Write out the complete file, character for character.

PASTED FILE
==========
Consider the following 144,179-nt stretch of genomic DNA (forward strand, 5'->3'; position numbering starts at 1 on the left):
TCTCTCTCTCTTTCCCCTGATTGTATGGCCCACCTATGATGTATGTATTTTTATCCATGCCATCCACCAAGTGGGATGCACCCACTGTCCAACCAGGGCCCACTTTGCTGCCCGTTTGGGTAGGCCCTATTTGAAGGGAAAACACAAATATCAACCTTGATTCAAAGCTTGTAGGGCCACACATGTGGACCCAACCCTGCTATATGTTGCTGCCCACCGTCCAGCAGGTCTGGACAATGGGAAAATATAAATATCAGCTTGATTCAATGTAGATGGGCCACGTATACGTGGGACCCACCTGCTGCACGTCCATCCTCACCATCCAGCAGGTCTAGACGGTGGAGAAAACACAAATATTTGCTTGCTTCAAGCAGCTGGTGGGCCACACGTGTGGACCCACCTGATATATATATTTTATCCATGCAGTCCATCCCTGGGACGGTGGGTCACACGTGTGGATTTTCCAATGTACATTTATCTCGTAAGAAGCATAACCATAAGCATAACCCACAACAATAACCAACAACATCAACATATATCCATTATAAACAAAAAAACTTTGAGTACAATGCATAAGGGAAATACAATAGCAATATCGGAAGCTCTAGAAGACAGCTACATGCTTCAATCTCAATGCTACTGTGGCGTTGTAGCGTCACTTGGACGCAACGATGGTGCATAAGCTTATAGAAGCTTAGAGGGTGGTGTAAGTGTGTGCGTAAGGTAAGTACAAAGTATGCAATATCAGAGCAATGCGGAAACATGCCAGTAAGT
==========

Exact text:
Consider the following 144,179-nt stretch of genomic DNA (forward strand, 5'->3'; position numbering starts at 1 on the left):
TCTCTCTCTCTTTCCCCTGATTGTATGGCCCACCTATGATGTATGTATTTTTATCCATGCCATCCACCAAGTGGGATGCACCCACTGTCCAACCAGGGCCCACTTTGCTGCCCGTTTGGGTAGGCCCTATTTGAAGGGAAAACACAAATATCAACCTTGATTCAAAGCTTGTAGGGCCACACATGTGGACCCAACCCTGCTATATGTTGCTGCCCACCGTCCAGCAGGTCTGGACAATGGGAAAATATAAATATCAGCTTGATTCAATGTAGATGGGCCACGTATACGTGGGACCCACCTGCTGCACGTCCATCCTCACCATCCAGCAGGTCTAGACGGTGGAGAAAACACAAATATTTGCTTGCTTCAAGCAGCTGGTGGGCCACACGTGTGGACCCACCTGATATATATATTTTATCCATGCAGTCCATCCCTGGGACGGTGGGTCACACGTGTGGATTTTCCAATGTACATTTATCTCGTAAGAAGCATAACCATAAGCATAACCCACAACAATAACCAACAACATCAACATATATCCATTATAAACAAAAAAACTTTGAGTACAATGCATAAGGGAAATACAATAGCAATATCGGAAGCTCTAGAAGACAGCTACATGCTTCAATCTCAATGCTACTGTGGCGTTGTAGCGTCACTTGGACGCAACGATGGTGCATAAGCTTATAGAAGCTTAGAGGGTGGTGTAAGTGTGTGCGTAAGGTAAGTACAAAGTATGCAATATCAGAGCAATGCGGAAACATGCCAGTAAGT